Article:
Cycle A | ORDINARY TIME | WEEK 29
– By Fr Ugo Ikwuka
If someone asks you, “Have you stopped stealing?” You wouldn’t give a direct ‘yes’ or ‘no’ answer without implicating yourself because the question presupposes that you have stolen before. Because it is ‘loaded’ with questionable presumptions, such questions are faulted as fallacies in logic. Like a loaded gun, such loaded questions are dangerous. The way to approach them therefore is not to answer ‘yes’ or ‘no’ but to challenge the assumptions they make.
The Pharisees posed such ‘loaded’ question to Jesus in today’s Gospel. They ask him if it is lawful to pay taxes to Caesar. To put the question in context, the Pharisees advocate strict adherence to the letters of the Law while, on the contrary, Jesus stands for the spirit of the Law which is love of God and love of neighbour. Thus, Jesus and the Pharisees are always at loggerheads and they seek every opportunity to discredit him.
Their malice is clear in the delegation they sent to question Jesus; a mixture of their disciples and some Herodians. While the Pharisees were conservative Jewish nationalists totally opposed to the Roman colonial rule under the Emperor Caesar, the Herodians were a more liberal Jewish sect supportive of the King Herod who is loyal to Rome. Both sides therefore hated each other but in Jesus they have a common enemy. The nationalist Pharisees oppose taxes to the oppressive Roman colonial government. So, in the presence of the pro-Roman Herodians, they maliciously ask Jesus if it is right to pay taxes to the Roman Emperor.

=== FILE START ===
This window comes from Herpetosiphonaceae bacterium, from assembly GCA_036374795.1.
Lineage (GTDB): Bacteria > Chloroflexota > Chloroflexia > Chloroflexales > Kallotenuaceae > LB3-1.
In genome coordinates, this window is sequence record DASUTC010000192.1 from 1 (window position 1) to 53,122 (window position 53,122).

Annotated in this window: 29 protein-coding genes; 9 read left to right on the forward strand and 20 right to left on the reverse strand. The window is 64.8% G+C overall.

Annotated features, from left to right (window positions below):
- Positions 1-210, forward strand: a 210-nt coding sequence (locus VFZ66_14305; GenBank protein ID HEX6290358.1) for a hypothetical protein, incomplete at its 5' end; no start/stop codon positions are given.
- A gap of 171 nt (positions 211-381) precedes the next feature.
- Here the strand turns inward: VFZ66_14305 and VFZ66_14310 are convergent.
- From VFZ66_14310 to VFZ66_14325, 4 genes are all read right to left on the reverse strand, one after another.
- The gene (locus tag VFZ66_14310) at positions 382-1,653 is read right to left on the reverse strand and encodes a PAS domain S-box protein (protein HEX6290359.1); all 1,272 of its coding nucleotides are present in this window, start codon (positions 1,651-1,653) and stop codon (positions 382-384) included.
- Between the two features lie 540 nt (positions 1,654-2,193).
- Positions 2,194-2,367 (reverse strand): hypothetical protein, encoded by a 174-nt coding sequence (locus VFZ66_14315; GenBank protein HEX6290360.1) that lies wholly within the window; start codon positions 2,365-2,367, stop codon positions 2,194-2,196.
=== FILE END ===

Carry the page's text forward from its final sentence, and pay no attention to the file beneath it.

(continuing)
If Jesus says ‘no’, he will have pleased the Pharisees but both camps will report him to the colonial authorities for sedition and inciting opposition. If he says ‘yes’ he might please the Herodians but would lose credibility with Jewish patriots who will consider him a traitor. Jesus deftly evades the wicked trap. When they produce the coin with Caesar’s image on it, he says to them: “Give back to Caesar what is Caesar’s and to God what is God’s.”